“As we’ve shown in some of our work in virtual reality, people might like a grand, open space when they’re socialising, but a small, enclosed space when they’re dealing with a problem or with difficult emotions,” he says.
Dr Ellard’s research has also revealed that we’re strongly affected by building facades. “We’ve discovered that symmetric facades cause participants to indicate higher levels of pleasure and attraction,” he says.
Dr Ellard has also shown that we gravitate towards facades that are complex, interesting or ‘textured’ and shrink away from ones that are plain, monotonous or unvaried. In fact, when Dr Ellard’s students walked past a long, dark glass shop front in one of his experiments in Lower Manhattan, their moods and arousal decreased while their pace increased in an unconscious effort to accelerate past.
“I think it’s probably because of our craving for information,” he suggests. “For human beings, information is critical to survival and complexity signals information. I think it may be as simple as that.”
Dr Ellard is not alone in his discoveries about neuroarchitecture. Roger Ulrich, a professor of architecture in Sweden, has found that hospital patients with views of nature were discharged earlier than those surrounded by walls.
Scientists at the Salk Institute in the US have collaborated with architects and are unearthing fascinating findings about how different types of light in buildings (for example, blue-based morning versus red-based afternoon light versus artificial light) affects us cognitively.
And Oshin Vartanian, a professor of psychology in Canada, has observed we respond positively to curvature in architecture. “At a very simple level, it may just be that curved surfaces (compared, say, to jagged ones) are less likely to harm us on contact – again suggesting an ancient adaptive origin for these preferences – but I think there’s more to it than that,” Dr Ellard says.
“We also like curved walkways, for example, possibly because they generate something environmental psychologists call ‘mystery’ – the idea is that we like to be in situations of what you might call ‘unveiling’. We like settings where we are lured inward by the promise of further information. Again, information-seeking is a key here,” Dr Ellard says.
“One of the most robust findings in environmental psychology has to do with the profound impact of nature settings on psychology, physiology and health. Something as modest as an indoor plant or even a picture of plants can exert an effect.” When you consider that before buildings, human beings lived in natural settings – where our primitive instincts were first honed – it makes perfect sense.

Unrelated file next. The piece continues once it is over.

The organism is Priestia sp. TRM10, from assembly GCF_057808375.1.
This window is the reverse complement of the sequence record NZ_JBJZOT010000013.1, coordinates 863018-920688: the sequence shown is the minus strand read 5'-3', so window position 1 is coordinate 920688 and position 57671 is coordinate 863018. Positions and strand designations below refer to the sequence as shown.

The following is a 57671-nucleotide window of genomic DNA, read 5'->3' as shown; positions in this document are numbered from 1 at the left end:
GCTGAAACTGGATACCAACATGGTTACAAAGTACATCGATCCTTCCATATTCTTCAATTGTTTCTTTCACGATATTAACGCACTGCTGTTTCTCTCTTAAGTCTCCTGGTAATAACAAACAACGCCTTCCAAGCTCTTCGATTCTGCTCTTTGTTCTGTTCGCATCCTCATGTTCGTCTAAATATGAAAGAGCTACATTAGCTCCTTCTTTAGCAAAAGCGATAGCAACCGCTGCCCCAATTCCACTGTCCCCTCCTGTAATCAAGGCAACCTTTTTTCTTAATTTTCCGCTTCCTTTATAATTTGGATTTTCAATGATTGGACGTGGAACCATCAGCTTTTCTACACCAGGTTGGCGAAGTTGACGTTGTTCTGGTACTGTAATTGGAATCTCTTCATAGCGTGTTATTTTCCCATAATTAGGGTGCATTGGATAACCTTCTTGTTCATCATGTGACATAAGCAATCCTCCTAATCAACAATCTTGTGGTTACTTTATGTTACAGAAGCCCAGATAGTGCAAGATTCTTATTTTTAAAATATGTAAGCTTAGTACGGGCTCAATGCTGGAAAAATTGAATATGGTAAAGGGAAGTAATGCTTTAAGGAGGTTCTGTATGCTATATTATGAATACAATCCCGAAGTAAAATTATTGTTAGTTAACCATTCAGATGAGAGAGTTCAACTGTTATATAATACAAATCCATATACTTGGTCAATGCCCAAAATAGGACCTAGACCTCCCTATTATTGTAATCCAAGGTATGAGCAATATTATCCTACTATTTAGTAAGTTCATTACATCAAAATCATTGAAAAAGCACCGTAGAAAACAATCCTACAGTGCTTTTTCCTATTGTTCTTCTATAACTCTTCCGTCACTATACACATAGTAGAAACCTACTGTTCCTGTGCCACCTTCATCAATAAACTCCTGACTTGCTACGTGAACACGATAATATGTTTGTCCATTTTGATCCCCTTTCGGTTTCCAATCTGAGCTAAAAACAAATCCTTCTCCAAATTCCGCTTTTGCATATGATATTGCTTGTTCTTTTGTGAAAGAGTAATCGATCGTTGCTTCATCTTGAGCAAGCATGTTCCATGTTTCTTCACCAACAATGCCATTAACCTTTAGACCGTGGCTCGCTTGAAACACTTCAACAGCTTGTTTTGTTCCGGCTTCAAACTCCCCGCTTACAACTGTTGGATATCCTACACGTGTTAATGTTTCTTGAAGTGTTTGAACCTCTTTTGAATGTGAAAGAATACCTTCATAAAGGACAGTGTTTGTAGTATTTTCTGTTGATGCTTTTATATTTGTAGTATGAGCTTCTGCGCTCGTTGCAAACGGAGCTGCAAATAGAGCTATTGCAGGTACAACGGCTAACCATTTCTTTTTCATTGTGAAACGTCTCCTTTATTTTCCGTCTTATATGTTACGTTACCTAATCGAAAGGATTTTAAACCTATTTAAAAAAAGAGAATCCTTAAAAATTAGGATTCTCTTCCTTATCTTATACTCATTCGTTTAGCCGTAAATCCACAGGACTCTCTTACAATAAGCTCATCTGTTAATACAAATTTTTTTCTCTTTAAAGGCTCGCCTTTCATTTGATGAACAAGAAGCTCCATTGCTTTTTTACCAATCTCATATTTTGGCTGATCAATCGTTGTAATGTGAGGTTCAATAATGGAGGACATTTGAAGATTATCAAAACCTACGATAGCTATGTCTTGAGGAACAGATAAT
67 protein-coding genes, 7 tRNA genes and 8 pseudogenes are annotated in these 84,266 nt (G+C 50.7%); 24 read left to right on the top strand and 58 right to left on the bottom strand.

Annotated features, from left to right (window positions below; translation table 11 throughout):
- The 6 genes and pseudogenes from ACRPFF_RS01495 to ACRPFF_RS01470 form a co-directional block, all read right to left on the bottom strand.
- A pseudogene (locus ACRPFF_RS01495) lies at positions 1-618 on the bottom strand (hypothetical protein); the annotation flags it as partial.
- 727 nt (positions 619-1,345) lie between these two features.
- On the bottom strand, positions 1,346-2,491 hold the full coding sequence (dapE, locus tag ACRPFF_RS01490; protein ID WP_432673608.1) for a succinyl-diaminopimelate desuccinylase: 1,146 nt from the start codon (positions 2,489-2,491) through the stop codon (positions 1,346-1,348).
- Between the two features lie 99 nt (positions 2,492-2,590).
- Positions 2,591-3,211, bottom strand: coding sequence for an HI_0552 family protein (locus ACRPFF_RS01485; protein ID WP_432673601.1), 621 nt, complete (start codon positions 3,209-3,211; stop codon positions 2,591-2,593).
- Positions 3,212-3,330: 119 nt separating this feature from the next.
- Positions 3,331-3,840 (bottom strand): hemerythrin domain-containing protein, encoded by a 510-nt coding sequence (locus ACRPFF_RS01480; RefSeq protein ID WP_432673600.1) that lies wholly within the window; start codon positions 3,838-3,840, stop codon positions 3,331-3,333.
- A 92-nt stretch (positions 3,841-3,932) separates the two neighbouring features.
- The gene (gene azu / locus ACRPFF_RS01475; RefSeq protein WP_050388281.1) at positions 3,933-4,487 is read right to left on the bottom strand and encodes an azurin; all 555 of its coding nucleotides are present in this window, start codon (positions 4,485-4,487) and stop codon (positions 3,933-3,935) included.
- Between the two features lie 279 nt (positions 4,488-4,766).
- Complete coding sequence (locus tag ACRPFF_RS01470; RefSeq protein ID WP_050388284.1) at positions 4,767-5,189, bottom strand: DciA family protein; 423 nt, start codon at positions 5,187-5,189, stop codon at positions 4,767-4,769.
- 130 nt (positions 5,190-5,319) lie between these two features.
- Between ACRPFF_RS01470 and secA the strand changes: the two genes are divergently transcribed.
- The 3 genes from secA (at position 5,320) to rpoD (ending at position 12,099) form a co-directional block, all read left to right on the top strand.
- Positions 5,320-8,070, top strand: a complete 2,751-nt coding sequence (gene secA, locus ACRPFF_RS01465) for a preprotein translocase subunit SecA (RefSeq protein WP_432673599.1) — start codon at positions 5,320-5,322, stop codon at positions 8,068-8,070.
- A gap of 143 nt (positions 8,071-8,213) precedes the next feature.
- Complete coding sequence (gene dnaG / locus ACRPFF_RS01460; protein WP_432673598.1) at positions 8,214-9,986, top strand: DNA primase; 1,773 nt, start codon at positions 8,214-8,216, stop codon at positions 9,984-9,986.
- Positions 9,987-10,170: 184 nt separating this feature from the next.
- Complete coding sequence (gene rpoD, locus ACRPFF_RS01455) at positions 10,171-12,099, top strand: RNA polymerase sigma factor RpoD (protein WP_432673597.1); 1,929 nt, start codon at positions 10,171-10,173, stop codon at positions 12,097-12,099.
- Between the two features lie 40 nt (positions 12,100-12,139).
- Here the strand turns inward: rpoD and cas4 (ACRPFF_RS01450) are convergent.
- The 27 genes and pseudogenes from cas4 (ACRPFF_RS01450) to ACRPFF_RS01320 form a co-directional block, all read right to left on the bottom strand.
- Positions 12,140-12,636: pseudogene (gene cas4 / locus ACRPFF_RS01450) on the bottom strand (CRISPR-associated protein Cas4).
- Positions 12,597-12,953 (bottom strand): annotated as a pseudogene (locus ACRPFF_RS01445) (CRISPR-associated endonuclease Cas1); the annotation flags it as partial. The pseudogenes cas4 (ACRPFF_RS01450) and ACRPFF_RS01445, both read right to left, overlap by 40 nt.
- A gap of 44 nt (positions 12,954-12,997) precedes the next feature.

What do architects think?
Dr Ellard says architects’ responses to neuroarchitecture have been “wildly mixed” since the discipline started gaining momentum a decade ago.
“With the formation of organisations such as the Academy of Neuroscience for Architecture – which is a group of scientists and architects who hold a biennial meeting to communicate findings and advance the field – I think most architects have at least a passing familiarity with the notion that we might use principles from neuroscience to advance design,” Dr Ellard says.
How can I approach neuroarchitecture at home?
According to Dr Ellard, the key lies in understanding yourself and how your proposed design will impact the way you feel.
“Your personality will, to some extent, dictate your preferences,” Dr Ellard says. “For example, if you’re a strong introvert, you’re probably not going to be happy in a large, open-plan environment.”
Dr Ellard also encourages people to immerse themselves in the designs they’re looking to reproduce, and to hone their awareness of how they feel in these spaces.
“If you’re looking for a home, think carefully about your past experiences with residential spaces to get clues as to what might work for you,” he says.
“I can apply my sensors to tell me whether your brain waves suggest you’re relaxed and happy, whether your skin conductance response suggests you’re aroused or bored, but human beings are generally fairly good at being able to sense that about themselves,” he says. “It takes lots of patient and mindful attention to your feelings, and some trust in yourself.